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Read this first pls: does __init__ get called multiple times with this implementation of Singleton? (Python)

class Singleton(object):

    _instance = None

    def __new__(cls, *args, **kwargs):
        print 'Singleton.__new__ called with class', cls
        if not cls._instance:
            print 'Singleton.__new__ creating instance of class', cls
            cls._instance = super(Singleton, cls).__new__(cls, *args, **kwargs)
            cls._instance.__init__(*args, **kwargs)


class Cache(Singleton):

    def __init__(self, size=100):
        print 'Cache.__init__ called with size', size



for x in range(5):
    c = Cache(x)

Result:

Singleton.__new__ called with class <class '__main__.Cache'>
Singleton.__new__ creating instance of class <class '__main__.Cache'>
Cache.__init__ called with size 0
Singleton.__new__ called with class <class '__main__.Cache'>
Singleton.__new__ called with class <class '__main__.Cache'>
Singleton.__new__ called with class <class '__main__.Cache'>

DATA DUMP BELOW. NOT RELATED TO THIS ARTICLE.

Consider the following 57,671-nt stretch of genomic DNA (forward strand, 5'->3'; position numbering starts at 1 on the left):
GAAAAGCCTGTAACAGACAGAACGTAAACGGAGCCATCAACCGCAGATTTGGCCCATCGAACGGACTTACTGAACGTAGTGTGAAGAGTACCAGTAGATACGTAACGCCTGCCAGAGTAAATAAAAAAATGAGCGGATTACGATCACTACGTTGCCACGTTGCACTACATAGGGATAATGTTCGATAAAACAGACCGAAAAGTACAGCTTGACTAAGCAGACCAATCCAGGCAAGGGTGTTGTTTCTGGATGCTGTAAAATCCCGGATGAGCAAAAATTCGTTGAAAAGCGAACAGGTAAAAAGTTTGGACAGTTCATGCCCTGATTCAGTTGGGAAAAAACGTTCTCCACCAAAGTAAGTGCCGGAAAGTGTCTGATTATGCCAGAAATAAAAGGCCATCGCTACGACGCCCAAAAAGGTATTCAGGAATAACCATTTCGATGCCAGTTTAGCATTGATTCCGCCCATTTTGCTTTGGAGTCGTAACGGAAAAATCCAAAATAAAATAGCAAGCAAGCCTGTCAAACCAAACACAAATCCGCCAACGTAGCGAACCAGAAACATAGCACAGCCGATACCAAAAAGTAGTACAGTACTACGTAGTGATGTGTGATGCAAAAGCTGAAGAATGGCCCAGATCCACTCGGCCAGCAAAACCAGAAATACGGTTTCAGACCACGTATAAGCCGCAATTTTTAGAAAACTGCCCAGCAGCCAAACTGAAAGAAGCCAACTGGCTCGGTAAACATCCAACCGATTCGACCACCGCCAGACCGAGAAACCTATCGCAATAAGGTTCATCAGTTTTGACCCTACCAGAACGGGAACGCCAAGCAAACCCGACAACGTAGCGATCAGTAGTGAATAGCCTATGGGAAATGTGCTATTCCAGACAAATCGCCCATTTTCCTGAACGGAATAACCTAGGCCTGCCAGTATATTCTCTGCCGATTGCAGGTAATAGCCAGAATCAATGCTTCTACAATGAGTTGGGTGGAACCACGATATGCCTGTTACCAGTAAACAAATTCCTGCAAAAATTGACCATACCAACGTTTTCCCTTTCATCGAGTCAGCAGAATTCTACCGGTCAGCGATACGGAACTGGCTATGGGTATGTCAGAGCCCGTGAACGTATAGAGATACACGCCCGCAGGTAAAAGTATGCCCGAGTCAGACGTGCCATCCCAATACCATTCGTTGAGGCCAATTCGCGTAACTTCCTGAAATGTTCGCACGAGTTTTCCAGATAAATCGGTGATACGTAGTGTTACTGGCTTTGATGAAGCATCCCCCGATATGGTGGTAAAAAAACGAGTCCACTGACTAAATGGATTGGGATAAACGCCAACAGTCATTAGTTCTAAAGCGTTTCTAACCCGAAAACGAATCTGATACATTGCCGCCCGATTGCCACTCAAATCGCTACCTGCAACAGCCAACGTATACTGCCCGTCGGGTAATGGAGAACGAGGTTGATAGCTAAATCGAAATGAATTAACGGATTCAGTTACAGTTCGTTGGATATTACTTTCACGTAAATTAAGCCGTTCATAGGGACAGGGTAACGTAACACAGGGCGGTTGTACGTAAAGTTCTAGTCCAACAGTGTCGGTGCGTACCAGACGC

Singleton.__new__ called with class <class '__main__.Cache'>

It seems to work now, but the question is whether calling inhering class init explicitly in Singleton is pythonic? Is there smth that might go wrong with this?

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1 Answer 1

up vote 0 down vote accepted

Doesn't work. You never actually return anything from __new__, so it returns the default value of None. cls._instance is set properly, but you don't get cls._instance when you call Cache.

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this is getting personal: stackoverflow.com/questions/18386776/python-singleton-take-3 –  John Doe Aug 22 '13 at 17:11
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